Amsterdam’s Red Lights: about to go out?

Amsterdam’s famous – or infamous – Red Light District looks likely to become slightly less ‘blue’ in the near future if the Dutch capital’s municipal authorities get their way. The city council wants to put an end to criminality and trafficking in women in this notorious, yet highly popular part of town.

The process has already started, but people who run local bars, brothels and souvenir shops are not impressed at all by the council’s plans to bring new life to ‘their’ part of town and have got together recently in a group named Platform 1012 (the district’s postcode number) to do battle with the municipality.

Wim Boef (his surname also means ‘villain’ in Dutch) is chairman of Platform 1012, and he describes the area in which the Red Light District is located – the narrow streets and canals that once lay just behind the main harbour area – as ‘the best in the world”. He continues:

“Just look around you, such an enormous variety of people. And they’re all enjoying the place, whether they’re grabbing a bit to eat, or going to a sex theatre or sex shop. If you want to see paintings by Rembrandt, you go to the museum; for a visit to a prostitute or sex show, you come here.”

That’s something which three young men from the Irish capital, Dublin, are happy to confirm. For them, like many other tourists, a trip to Amsterdam isn’t complete without a visit to a ‘coffeeshop’ – where marijuana and hashish can be bought and consumed – and to the Red Light District.

“This is really unique. All these women sitting there openly, almost naked, in the windows, that’s something you can only find here.”

Casa Rosso
Yet, Amsterdam’s council has decided to take on the local sex industry and those who run it. The number of ‘women at the windows’ must be reduced – in other words: the sex industry’s hold on the district is to be lifted. Only recently, the well-known Yab Yum sex club – located outside the Red Light district proper – was forced to close its doors, and just last week it was announced that the authorities plan to withdraw the operating licence of another prominent industry location: live- sex theatre Casa Rosso.

Sex Club Casa Rosso
The reason: the operator of the theatre doesn’t meet the requirements of the so-called BIBOB law, a piece of legislation specifically aimed at tackling criminal activity. This law requires that the authorities carry out thorough checks on people who run businesses to ensure they have no connections whatsoever with criminal activities before they get the licences or permits they need for their operations. In the case of Casa Rosso, the authorities say there is a threat that criminal activities could take place on the premises at some time in the future.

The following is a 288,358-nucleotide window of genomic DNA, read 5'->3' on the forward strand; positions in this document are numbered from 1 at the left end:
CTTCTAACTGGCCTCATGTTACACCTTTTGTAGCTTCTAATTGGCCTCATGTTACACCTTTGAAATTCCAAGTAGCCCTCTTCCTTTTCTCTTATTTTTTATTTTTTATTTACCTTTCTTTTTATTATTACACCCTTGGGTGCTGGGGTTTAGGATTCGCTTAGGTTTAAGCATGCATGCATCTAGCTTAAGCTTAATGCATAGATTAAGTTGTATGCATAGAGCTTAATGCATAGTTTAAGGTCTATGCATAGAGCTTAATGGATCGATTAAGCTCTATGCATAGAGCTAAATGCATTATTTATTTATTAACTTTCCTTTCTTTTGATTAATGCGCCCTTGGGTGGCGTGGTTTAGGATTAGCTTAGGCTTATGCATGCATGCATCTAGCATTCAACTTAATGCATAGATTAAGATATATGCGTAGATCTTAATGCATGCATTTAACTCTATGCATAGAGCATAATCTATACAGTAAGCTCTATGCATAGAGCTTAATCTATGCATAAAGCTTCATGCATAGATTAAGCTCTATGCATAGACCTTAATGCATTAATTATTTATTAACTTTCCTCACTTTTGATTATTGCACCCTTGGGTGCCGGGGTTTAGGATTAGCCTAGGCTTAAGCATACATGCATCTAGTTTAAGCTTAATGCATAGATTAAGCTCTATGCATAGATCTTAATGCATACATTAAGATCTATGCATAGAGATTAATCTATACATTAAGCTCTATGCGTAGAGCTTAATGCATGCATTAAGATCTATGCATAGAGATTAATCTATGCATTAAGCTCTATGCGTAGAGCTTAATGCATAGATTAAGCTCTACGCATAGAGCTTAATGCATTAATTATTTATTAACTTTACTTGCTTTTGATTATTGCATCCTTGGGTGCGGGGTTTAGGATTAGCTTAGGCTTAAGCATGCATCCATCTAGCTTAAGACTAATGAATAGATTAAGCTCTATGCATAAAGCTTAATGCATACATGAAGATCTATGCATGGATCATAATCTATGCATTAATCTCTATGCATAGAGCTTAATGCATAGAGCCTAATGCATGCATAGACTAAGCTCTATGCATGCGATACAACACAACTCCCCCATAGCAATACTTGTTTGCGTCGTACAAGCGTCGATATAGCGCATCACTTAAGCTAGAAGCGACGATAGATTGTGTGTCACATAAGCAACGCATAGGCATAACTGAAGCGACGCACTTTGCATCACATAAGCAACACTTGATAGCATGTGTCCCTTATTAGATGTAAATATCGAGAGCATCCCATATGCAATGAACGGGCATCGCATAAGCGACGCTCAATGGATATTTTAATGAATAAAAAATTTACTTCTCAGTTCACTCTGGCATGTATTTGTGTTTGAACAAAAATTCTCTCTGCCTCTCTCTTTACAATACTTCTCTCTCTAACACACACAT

Wim Boef is furious.

“All the business people in the Red Light district support the BIBOB law, because it’s meant to separate the good from the bad. But what’s happening now? It looks like Casa Rosso may be shut, purely on the basis of ‘findings’ and rumours. It’s a disgrace.”

As he sees it – and what annoys him the most – is that the council is managing to stigmatise an entire neighbourhood: “Everyone with a business in the 1012 postcode area is now regarded as a potential criminal. It’s scandalous.”

From sex to sewing
Boef also thinks that local ‘porno king” Charles Geerts didn’t sell his properties to the council on an entirely voluntary basis:

“They made it as difficult as possible for him, so that he ultimately caved in.”

The Amsterdam authorities purchased eighteen properties from Charles Geerts – a well-known figure in the local sex industry – and now plan to put fashion designers into them.

It’s a most welcome development for the two designers behind the ‘And Beyond’ label. One of them, Jolanda van de Broek, explains,

“We’re getting the space to do what we want in stimulating and creative surroundings.”

The And Beyond duo is part of a group of fifteen fashion designers who are taking part in the Red Light Fashion Amsterdam project, set up by the city council and fashion recruitment and ‘matchmakers’ HTNK. Under the scheme, the designers will get the use of the premises for a year, and only have to pay for gas, water and electricity; no rent.

Wim Boef reacts thus:

“Nice initiative, but still strange that these properties have been bought with taxpayers’ money and that the designers get to use them for a year for mere peanuts. While other business people in the Red Light district have to struggle to pay their rent.”

What about the hundreds of thousands of tourists who visit the district each year? Wim Boef is sure they’ll stay away if the area loses its distinctive character.

“Look at Casa Rosso. That theatre alone attracts thousands of people from all over the world. Just imagine what’ll happen if Casa Rossa has to close.”

Jolanda van den Broek and Brigitte Hendrix
But Jolanda van den Broek and Brigitte Hendrix of And Beyond are more optimistic. While they can understand the criticism from Platform 1012, they think the Red Light District can go on being a lively, popular area with slightly less sex and slightly more fashion.

“And for us, it’s nice to be among the pioneers, the first ones to try to make the Red Light District be more than just coffeeshops and prostitutes.”

However, the three visiting ‘experts’ from Dublin are clear why they’re here: for the sex and the soft drugs…

“Clothes we can get back home.”

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Amsterdam’s Red Lights: about to go out?
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